READFIELD — Summer resident Alfred Jacobs, 92, climbs mountains, bikes to the post office and swims in Lovejoy Pond as he enjoys the best of Maine living.

He follows the sun and the warmth: summers in Maine, winters in Puerto Rico, and shoulder seasons in East Bridgewater, Massachusetts, a half hour or so from Cape Cod Bay.

This past week was a little too hot for a pedal to the Readfield Post Office or to bike the seven or eight miles around the pond, so Jacobs took a few turns on his mountain bike on the gravel road at the former Camp Menatoma, where he has owned the Chipmunk cabin since 1984.

“I put quite a few miles on this old fellow,” Jacobs said, taking off his bicycle helmet and giving the wide, comfortable-looking bike seat a pat before storing the bike near the stairs to the rustic log cabin. “I used to ride to Mount Vernon, but now it’s a little too far.”

Jacobs joined the U.S. Army in World War II from Pennsylvania, where he was employed by the Pennsylvania Railroad as a tinsmith’s helper. He served in New Guinea and the Philippines with the 795th Military Police Battalion in 1944-45. He recalls being required to take shelter in the Hong Kong Bank building in Manila and the changeover there from driving on the left to driving on the right with the arrival of all the U.S. military vehicles.

After the war, Jacobs, like millions of other veterans, went to college on the G.I. bill. He graduated from the Lowell State College in Lowell, Massachusetts, later known as UMass Lowell, and went on to teach music in Massachusetts and later for 22 years on St. Croix in the U.S. Virgin Islands, retiring from there in 1984.

Holding a picture of himself after being discharged from U.S. Army, Alfred Jacobs, 92, talks about serving in World War II on Tuesday during an interview at his summer home in Readfield.

Holding a picture of himself after being discharged from U.S. Army, Alfred Jacobs, 92, talks about serving in World War II on Tuesday during an interview at his summer home in Readfield. Staff photo by Joe Phelan

“I still get a pension from the Virgin Islands government,” Jacobs said.

Hurricane Hugo, which devastated much of St. Croix in September 1989, tore the roof and jalousie windows off the Jacobs’ St. Croix hillside home while they were in Maine and brought an end to the Jacobs’ island life. They then bought a home in Stuart, Florida, not far from West Palm Beach, for their winter home, and continued to summer in Maine.

Earlier this week, he and his two sons — from Puerto Rico and East Bridgewater — spent a day climbing Black Cap Mountain in Conway, New Hampshire. That was Jacobs’ third ascent this year.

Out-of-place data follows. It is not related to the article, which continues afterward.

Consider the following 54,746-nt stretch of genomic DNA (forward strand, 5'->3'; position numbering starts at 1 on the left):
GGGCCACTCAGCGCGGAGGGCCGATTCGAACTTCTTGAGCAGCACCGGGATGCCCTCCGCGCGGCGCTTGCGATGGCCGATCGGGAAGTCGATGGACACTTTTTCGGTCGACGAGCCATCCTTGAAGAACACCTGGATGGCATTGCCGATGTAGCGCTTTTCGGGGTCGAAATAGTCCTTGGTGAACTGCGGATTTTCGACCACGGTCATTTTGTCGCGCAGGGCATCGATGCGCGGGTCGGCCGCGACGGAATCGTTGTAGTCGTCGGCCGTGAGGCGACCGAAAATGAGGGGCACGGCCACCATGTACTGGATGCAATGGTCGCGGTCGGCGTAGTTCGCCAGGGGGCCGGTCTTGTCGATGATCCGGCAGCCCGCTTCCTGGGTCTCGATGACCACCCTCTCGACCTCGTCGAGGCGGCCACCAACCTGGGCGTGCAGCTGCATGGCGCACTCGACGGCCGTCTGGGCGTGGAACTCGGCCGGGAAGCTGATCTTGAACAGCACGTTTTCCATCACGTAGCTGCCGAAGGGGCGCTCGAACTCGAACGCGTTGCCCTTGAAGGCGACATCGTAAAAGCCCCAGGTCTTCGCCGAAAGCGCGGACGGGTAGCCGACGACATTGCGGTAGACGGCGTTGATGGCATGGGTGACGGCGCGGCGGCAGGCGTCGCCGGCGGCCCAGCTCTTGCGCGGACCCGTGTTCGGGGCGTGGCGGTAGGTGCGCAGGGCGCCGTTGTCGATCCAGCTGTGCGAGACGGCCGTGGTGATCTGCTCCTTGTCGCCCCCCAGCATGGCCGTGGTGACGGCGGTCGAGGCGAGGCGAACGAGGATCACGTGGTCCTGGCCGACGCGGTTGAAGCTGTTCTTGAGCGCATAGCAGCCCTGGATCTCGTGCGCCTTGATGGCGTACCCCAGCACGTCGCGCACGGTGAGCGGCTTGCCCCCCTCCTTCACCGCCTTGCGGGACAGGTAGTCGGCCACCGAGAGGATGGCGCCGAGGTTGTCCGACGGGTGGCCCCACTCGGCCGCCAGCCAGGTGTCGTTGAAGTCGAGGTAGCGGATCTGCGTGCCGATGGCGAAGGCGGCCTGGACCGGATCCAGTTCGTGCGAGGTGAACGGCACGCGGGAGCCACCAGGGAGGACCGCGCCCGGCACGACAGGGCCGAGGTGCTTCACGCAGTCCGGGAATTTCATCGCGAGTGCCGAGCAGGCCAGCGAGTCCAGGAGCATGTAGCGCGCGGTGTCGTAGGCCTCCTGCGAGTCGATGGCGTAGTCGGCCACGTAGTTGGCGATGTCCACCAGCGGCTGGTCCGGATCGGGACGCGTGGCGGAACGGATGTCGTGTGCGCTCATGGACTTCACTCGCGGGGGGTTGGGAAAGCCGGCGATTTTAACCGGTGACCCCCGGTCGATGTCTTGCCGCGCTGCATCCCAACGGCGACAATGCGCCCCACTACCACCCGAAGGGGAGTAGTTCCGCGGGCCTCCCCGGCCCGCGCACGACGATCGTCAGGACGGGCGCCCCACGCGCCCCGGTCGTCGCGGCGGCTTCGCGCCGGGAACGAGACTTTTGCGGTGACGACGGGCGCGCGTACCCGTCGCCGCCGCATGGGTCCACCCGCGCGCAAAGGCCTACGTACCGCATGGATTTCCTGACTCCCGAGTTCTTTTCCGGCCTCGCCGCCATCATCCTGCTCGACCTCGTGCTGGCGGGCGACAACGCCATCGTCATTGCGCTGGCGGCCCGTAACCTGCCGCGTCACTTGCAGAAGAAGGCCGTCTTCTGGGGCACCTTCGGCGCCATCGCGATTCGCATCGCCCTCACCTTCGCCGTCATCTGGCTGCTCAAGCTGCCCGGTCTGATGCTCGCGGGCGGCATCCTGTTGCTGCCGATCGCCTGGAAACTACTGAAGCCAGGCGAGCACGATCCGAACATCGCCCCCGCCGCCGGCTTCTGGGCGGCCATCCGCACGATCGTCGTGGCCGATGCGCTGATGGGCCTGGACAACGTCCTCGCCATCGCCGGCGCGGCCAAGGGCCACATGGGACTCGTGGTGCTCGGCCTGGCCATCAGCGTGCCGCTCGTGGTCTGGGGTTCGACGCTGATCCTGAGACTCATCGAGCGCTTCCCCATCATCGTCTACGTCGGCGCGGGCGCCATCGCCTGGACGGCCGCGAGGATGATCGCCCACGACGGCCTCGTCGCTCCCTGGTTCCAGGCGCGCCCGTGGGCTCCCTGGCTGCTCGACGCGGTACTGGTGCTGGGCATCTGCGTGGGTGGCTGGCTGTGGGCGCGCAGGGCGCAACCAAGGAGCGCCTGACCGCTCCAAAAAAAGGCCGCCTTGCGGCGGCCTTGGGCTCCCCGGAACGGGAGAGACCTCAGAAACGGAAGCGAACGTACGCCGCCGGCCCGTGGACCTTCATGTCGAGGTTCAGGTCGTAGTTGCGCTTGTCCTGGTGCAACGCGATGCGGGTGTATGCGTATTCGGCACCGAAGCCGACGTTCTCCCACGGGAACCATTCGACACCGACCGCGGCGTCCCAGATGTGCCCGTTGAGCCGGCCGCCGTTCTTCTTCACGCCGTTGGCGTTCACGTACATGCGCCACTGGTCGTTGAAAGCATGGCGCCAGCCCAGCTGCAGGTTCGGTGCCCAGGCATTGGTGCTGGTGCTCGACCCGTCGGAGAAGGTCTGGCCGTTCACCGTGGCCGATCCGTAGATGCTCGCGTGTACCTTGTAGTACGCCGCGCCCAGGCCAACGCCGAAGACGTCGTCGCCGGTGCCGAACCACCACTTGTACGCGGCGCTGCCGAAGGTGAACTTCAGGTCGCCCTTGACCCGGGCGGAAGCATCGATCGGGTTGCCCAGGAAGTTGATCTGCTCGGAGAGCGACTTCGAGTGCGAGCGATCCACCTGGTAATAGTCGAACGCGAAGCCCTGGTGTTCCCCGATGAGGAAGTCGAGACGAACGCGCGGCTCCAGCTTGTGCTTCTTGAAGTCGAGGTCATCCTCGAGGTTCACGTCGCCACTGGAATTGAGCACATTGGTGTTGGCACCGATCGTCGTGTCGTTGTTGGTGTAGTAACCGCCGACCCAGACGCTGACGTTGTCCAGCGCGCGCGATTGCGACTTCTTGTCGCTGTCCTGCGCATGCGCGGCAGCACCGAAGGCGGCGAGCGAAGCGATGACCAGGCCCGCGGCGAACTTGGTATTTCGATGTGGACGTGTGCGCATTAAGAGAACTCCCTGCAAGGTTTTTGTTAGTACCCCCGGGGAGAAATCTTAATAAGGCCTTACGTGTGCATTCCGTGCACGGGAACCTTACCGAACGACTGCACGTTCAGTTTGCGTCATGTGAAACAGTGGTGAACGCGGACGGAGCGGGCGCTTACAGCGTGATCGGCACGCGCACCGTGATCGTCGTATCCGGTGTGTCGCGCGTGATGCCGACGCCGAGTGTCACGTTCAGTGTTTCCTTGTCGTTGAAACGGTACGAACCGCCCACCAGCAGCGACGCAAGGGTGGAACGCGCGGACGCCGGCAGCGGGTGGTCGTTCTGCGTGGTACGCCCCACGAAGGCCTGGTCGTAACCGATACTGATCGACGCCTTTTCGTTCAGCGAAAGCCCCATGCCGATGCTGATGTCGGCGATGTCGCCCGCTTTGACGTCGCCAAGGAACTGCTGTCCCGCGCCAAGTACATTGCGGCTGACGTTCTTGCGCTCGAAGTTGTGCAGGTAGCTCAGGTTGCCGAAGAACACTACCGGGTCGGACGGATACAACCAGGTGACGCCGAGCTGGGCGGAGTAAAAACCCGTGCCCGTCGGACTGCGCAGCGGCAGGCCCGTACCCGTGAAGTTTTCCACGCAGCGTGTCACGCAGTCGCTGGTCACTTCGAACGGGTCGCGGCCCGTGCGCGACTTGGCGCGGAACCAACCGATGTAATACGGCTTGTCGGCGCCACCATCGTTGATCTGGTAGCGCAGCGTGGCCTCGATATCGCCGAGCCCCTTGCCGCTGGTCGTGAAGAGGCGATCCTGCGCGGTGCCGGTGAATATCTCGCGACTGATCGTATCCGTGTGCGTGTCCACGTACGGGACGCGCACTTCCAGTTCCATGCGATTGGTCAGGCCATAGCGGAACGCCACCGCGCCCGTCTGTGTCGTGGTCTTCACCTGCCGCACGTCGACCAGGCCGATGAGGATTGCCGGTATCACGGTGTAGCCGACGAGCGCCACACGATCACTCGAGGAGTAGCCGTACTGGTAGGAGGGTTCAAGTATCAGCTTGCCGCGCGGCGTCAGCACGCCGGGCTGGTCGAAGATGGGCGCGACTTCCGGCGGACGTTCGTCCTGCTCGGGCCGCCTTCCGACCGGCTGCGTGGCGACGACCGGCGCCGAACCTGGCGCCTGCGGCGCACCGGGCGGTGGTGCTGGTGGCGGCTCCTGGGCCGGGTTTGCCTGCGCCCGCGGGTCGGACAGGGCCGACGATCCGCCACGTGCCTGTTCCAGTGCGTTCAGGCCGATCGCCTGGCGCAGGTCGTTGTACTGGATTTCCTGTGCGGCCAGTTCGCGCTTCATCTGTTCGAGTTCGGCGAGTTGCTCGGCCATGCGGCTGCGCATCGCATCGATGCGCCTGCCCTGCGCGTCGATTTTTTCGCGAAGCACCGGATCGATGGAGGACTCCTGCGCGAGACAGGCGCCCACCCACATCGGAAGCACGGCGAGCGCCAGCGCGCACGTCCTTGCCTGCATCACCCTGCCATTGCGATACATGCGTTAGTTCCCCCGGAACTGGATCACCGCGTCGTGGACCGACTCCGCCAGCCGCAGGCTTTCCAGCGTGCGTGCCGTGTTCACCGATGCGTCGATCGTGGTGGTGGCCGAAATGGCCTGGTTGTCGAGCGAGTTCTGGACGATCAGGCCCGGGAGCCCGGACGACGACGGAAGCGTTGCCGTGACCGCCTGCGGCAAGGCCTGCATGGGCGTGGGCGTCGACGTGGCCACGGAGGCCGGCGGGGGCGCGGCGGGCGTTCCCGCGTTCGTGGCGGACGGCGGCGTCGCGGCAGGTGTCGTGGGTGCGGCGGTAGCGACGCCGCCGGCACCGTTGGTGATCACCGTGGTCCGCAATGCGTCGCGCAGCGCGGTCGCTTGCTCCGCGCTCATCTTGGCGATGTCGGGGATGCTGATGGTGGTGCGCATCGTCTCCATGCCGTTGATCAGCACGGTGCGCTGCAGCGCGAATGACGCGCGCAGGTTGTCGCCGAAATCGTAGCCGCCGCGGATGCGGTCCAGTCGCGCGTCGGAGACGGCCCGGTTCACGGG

Mountain climbing is one of Jacobs’ passions, and he has a collection of photos showing him atop a number of mountains. One pictures a younger Jacobs with an even younger Milton Wright atop Mt. Katahdin. Jacobs points to Wright’s photo, saying, “He introduced me to most of the mountains.”

This contributed 1991 photo shows Alfred Jacobs, then 71 years old, on top of Mt. Katahdin.

This contributed 1991 photo shows Alfred Jacobs, then 71 years old, on top of Mt. Katahdin. Contributed photo

Jacobs last ascended Mt. Katahdin via Cathedral Trail at age 71.

“I couldn’t do it now,” he said.

He climbed Doubletop Mountain, also in Baxter State Park, at age 80. In his late 60s, and 70s and 80s, he bagged some 20 mountains a year.

While there are mountains in Puerto Rico, he said, the weather can make climbing them difficult.

“Here it cools off at night and it’s comfortable,” he said.

A back problem prevents Jacobs from doing too much strenuous activity these days, but he likes to sweep the pine needles off his front steps, and he used a lopper and a weed-whacker to clear out the weeds and brush from the exterior of the nearby split-log laundry building. He and others share some of the work around the various community buildings.

Everyone says hi to Jacobs as he walks along the pine needle-covered path to the shared waterfront to show his usual swimming route.

“He’s the best; he bikes almost every day,” said Beth Green, who has had a camp near Jacobs’ for 20 years.

“The neighbors kind of keep an eye on me,” Jacobs said. “I’m the oldest one in the whole place.”

There are more than 20 cabins in the former boys’ camp. Jacobs and his wife Sally, who died in 2009, bought the cabin after seeing an advertisement for it in the Christian Science Monitor, where Sally Jacobs worked as an editorial assistant.

Jacobs loves summering in Maine.

“It’s a beautiful place,” he said. “I think Maine’s got so much beauty.”

It’s also where he gets most of his exercise although he enjoys swimming in the ocean when he’s in Puerto Rico.

“Of course, each year it’s a little less with my age,” he laughs.

Betty Adams — 621-5631

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Twitter: @betadams